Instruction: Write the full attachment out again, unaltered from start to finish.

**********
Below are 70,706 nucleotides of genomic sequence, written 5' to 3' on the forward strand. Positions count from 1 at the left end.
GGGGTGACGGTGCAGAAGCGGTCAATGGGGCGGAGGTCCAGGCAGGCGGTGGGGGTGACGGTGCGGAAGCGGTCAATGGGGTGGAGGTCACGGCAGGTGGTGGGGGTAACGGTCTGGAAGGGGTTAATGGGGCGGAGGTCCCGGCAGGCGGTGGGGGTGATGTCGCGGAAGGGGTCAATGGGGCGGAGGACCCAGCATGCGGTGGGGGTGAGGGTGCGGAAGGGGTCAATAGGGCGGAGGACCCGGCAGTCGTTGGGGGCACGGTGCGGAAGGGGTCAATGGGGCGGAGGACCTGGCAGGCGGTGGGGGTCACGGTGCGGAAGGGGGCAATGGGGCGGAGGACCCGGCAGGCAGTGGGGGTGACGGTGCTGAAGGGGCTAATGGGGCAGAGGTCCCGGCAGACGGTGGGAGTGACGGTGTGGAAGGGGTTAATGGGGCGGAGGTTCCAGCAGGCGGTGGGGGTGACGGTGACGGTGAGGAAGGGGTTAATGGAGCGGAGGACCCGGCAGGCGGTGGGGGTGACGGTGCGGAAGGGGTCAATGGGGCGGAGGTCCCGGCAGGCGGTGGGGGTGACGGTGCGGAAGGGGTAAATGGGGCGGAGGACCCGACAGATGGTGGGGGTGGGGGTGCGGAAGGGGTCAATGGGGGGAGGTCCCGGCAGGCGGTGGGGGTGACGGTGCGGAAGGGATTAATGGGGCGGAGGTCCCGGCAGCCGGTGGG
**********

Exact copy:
Below are 70,706 nucleotides of genomic sequence, written 5' to 3' on the forward strand. Positions count from 1 at the left end.
GGGGTGACGGTGCAGAAGCGGTCAATGGGGCGGAGGTCCAGGCAGGCGGTGGGGGTGACGGTGCGGAAGCGGTCAATGGGGTGGAGGTCACGGCAGGTGGTGGGGGTAACGGTCTGGAAGGGGTTAATGGGGCGGAGGTCCCGGCAGGCGGTGGGGGTGATGTCGCGGAAGGGGTCAATGGGGCGGAGGACCCAGCATGCGGTGGGGGTGAGGGTGCGGAAGGGGTCAATAGGGCGGAGGACCCGGCAGTCGTTGGGGGCACGGTGCGGAAGGGGTCAATGGGGCGGAGGACCTGGCAGGCGGTGGGGGTCACGGTGCGGAAGGGGGCAATGGGGCGGAGGACCCGGCAGGCAGTGGGGGTGACGGTGCTGAAGGGGCTAATGGGGCAGAGGTCCCGGCAGACGGTGGGAGTGACGGTGTGGAAGGGGTTAATGGGGCGGAGGTTCCAGCAGGCGGTGGGGGTGACGGTGACGGTGAGGAAGGGGTTAATGGAGCGGAGGACCCGGCAGGCGGTGGGGGTGACGGTGCGGAAGGGGTCAATGGGGCGGAGGTCCCGGCAGGCGGTGGGGGTGACGGTGCGGAAGGGGTAAATGGGGCGGAGGACCCGACAGATGGTGGGGGTGGGGGTGCGGAAGGGGTCAATGGGGGGAGGTCCCGGCAGGCGGTGGGGGTGACGGTGCGGAAGGGATTAATGGGGCGGAGGTCCCGGCAGCCGGTGGG